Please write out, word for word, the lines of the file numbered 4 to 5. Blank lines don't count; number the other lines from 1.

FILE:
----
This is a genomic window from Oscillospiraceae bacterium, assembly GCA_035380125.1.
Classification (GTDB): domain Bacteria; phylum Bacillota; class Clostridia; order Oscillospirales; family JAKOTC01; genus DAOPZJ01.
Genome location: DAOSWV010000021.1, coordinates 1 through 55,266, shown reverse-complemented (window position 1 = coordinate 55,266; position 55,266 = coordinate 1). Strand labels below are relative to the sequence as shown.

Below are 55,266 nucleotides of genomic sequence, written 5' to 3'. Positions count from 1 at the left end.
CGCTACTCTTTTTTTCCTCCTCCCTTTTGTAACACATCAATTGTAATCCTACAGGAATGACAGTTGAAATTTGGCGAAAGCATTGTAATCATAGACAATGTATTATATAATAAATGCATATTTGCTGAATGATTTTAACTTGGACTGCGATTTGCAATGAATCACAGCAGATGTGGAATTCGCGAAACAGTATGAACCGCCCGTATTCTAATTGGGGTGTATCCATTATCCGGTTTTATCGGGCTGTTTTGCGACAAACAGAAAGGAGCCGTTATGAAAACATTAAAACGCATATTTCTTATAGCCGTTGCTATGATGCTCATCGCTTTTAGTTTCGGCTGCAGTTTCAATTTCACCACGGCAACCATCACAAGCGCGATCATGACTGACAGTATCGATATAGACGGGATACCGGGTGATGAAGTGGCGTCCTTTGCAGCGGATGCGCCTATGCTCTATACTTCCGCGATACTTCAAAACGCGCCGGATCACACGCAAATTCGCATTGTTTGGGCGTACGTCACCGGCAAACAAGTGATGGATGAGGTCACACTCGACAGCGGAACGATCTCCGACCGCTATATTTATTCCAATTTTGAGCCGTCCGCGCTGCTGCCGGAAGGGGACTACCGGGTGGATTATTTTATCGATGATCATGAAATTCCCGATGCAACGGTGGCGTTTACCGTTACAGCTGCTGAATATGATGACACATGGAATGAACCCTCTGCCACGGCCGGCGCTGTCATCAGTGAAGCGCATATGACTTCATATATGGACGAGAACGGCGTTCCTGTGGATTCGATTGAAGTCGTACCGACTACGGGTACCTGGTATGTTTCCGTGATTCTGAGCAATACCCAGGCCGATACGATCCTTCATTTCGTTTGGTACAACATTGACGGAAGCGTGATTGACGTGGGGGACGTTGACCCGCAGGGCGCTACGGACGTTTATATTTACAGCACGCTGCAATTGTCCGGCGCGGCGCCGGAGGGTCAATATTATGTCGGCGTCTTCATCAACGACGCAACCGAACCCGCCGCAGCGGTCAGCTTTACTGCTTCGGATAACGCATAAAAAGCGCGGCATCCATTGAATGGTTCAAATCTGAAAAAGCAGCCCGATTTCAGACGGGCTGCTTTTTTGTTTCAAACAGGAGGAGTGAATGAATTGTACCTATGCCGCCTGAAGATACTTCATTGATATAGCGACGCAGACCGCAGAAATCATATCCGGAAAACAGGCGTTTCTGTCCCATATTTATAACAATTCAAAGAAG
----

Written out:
Below are 55,266 nucleotides of genomic sequence, written 5' to 3'. Positions count from 1 at the left end.
CGCTACTCTTTTTTTCCTCCTCCCTTTTGTAACACATCAATTGTAATCCTACAGGAATGACAGTTGAAATTTGGCGAAAGCATTGTAATCATAGACAATGTATTATATAATAAATGCATATTTGCTGAATGATTTTAACTTGGACTGCGATTTGCAATGAATCACAGCAGATGTGGAATTCGCGAAACAGTATGAACCGCCCGTATTCTAATTGGGGTGTATCCATTATCCGGTTTTATCGGGCTGTTTTGCGACAAACAGAAAGGAGCCGTTATGAAAACATTAAAACGCATATTTCTTATAGCCGTTGCTATGATGCTCATCGCTTTTAGTTTCGGCTGCAGTTTCAATTTCACCACGGCAACCATCACAAGCGCGATCATGACTGACAGTATCGATATAGACGGGATACCGGGTGATGAAGTGGCGTCCTTTGCAGCGGATGCGCCTATGCTCTATACTTCCGCGATACTTCAAAACGCGCCGGATCACACGCAAATTCGCATTGTTTGGGCGTACGTCACCGGCAAACAAGTGATGGATGAGGTCACACTCGACAGCGGAACGATCTCCGACCGCTATATTTATTCCAATTTTGAGCCGTCCGCGCTGCTGCCGGAAGGGGACTACCGGGTGGATTATTTTATCGATGATCATGAAATTCCCGATGCAACGGTGGCGTTTACCGTTACAGCTGCTGAATATGATGACACATGGAATGAACCCTCTGCCACGGCCGGCGCTGTCATCAGTGAAGCGCATATGACTTCATATATGGACGAGAACGGCGTTCCTGTGGATTCGATTGAAGTCGTACCGACTACGGGTACCTGGTATGTTTCCGTGATTCTGAGCAATACCCAGGCCGATACGATCCTTCATTTCGTTTGGTACAACATTGACGGAAGCGTGATTGACGTGGGGGACGTTGACCCGCAGGGCGCTACGGACGTTTATATTTACAGCACGCTGCAATTGTCCGGCGCGGCGCCGGAGGGTCAATATTATGTCGGCGTCTTCATCAACGACGCAACCGAACCCGCCGCAGCGGTCAGCTTTACTGCTTCGGATAACGCATAAAAAGCGCGGCATCCATTGAATGGTTCAAATCTGAAAAAGCAGCCCGATTTCAGACGGGCTGCTTTTTTGTTTCAAACAGGAGGAGTGAATGAATTGTACCTATGCCGCCTGAAGATACTTCATTGATATAGCGACGCAGACCGCAGAAATCATATCCGGAAAACAGGCGTTTCTGTCCCATATTTATAACAATTCAAAGAAG